DOVER, Fla. — Jenna Mayo said her favorite chef is "very supportive and very real."
The senior at Strawberry Crest High School then gives a knowing laugh. "He'll tell you how it is."
Mayo is talking about Chef Paul Bonanno, a kitchen-star-turned-teaching-star who's put the high-school culinary arts program on the national map.
In May, Mayo and peers Madison Jones, Abigail Hemphill, Eryhka Allbritton, and Julian Alvarado dazzled judges at the National ProStart Invitational in Washington, D.C.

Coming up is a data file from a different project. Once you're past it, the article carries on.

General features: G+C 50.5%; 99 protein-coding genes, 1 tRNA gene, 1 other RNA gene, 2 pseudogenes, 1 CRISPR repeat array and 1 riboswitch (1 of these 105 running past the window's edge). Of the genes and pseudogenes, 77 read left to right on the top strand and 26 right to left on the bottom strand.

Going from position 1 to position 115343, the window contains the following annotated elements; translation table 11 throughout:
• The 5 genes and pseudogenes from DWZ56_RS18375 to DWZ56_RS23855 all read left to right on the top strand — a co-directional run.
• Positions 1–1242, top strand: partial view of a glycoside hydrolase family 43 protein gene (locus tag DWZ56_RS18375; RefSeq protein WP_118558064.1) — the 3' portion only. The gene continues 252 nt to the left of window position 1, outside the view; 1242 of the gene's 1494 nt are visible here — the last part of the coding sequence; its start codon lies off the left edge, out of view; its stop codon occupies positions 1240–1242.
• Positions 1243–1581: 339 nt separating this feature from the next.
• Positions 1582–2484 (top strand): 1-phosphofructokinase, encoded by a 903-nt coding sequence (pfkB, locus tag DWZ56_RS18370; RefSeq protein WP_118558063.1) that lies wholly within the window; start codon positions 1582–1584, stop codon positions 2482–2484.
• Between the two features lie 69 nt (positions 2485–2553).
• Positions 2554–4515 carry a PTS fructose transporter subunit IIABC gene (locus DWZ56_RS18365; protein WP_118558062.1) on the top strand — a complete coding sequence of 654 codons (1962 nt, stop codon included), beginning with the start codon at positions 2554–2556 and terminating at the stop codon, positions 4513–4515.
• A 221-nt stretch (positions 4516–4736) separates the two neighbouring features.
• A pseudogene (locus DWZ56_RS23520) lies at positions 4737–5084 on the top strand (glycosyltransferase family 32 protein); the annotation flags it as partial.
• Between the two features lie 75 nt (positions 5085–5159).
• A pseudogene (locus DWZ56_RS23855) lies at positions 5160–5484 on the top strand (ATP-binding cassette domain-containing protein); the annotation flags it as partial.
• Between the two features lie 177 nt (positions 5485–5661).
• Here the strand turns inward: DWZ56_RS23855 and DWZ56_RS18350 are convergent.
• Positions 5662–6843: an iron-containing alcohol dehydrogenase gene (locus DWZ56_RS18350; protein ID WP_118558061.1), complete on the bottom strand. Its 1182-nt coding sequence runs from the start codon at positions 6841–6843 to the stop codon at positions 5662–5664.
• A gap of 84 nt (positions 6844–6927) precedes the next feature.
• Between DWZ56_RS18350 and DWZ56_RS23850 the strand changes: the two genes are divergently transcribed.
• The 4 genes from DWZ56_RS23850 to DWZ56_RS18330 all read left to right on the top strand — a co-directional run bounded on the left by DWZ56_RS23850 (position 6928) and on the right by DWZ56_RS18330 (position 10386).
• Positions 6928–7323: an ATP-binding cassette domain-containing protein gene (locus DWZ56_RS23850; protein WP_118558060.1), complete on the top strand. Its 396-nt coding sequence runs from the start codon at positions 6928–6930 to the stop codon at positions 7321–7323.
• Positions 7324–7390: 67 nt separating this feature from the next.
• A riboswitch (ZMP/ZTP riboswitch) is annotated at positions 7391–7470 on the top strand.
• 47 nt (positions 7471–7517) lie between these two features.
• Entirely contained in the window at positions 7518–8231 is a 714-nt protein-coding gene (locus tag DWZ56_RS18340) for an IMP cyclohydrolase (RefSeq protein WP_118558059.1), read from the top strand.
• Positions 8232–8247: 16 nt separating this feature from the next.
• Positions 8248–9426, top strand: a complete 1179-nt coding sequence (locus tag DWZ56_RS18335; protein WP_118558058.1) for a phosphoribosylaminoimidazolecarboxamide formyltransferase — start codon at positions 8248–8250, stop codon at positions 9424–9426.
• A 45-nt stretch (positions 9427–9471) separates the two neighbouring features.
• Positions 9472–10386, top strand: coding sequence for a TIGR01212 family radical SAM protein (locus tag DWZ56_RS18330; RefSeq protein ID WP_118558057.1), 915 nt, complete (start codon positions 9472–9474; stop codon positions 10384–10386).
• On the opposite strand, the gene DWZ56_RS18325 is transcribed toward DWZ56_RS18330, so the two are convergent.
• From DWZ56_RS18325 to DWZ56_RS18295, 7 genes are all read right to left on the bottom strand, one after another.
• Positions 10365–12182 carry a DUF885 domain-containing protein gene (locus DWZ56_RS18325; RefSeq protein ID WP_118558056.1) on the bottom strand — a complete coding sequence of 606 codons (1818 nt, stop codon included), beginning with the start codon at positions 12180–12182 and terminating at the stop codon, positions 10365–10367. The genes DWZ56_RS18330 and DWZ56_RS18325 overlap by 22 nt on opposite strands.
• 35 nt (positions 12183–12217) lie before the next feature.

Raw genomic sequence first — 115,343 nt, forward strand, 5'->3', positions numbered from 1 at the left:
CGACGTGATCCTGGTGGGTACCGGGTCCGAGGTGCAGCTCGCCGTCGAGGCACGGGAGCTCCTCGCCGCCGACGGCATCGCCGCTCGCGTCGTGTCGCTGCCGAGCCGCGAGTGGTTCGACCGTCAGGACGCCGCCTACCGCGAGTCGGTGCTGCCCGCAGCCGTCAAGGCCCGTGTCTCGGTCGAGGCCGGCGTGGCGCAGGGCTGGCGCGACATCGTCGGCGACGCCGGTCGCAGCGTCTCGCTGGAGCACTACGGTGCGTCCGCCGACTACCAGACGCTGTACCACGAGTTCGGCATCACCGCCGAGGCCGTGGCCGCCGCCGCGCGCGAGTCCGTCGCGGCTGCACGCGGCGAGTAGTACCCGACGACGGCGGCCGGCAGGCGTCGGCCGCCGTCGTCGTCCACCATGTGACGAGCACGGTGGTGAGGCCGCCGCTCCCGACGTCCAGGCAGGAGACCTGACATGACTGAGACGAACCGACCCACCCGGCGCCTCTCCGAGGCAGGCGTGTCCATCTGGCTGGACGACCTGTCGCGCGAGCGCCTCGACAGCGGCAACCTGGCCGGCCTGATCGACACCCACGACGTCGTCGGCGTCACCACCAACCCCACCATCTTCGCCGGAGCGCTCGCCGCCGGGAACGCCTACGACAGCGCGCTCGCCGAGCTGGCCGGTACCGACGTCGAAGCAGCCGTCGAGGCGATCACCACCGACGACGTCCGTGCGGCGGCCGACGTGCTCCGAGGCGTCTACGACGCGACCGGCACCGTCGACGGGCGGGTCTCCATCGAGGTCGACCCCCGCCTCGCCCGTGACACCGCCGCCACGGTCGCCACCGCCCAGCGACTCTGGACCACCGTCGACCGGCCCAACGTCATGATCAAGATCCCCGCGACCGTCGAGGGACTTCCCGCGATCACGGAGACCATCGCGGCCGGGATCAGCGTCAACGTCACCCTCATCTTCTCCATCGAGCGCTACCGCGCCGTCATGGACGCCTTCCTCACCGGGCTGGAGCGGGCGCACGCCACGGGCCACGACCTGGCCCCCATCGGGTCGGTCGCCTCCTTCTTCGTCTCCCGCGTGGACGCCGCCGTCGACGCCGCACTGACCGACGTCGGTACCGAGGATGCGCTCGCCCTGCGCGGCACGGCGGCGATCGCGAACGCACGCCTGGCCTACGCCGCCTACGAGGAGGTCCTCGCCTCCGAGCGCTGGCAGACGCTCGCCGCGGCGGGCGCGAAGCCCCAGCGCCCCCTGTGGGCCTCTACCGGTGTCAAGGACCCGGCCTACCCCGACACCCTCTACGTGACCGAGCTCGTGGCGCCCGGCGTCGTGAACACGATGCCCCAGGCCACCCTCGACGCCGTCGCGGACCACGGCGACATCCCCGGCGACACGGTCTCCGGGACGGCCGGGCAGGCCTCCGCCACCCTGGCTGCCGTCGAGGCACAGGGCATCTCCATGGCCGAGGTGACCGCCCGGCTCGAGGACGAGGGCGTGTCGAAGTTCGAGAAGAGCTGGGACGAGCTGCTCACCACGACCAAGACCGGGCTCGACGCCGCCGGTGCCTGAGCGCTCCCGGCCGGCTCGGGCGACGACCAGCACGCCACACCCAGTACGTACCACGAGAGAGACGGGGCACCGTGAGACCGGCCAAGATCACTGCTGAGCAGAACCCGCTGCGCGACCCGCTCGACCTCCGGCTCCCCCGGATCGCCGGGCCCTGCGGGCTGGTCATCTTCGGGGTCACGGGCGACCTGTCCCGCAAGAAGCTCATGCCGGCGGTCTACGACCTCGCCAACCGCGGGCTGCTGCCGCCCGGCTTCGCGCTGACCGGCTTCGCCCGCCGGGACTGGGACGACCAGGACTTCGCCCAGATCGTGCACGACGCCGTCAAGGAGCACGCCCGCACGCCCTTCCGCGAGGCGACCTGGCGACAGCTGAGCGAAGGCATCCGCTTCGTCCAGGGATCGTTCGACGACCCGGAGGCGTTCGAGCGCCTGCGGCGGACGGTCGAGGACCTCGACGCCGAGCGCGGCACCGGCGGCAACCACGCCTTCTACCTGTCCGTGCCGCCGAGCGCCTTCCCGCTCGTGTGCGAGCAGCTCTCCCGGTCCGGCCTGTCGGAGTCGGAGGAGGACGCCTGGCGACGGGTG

They cooked their way to twelfth nationally, impressive considering they've never competed before.
"I'm super proud of everything they did," said the chef. "Twelfth in the nation is nothing to slouch at."
The culinary students have both a working kitchen and a working restaurant ($5 for a multicourse meal) in which to learn the food biz.
Some students will continue on to restaurant jobs; some may even become chefs. But most kids in the program will go onto to totally unrelated fields.
For Chef Bonanno, who was once the executive chef at Bernini of Ybor, kitchen lessons (aka life lessons) apply to everyone.
"Yes, I'm teaching them how to cook," he said. "But that's secondary to learning how to be organized. How to plan ahead. How to have everything going for you that you need to be successful."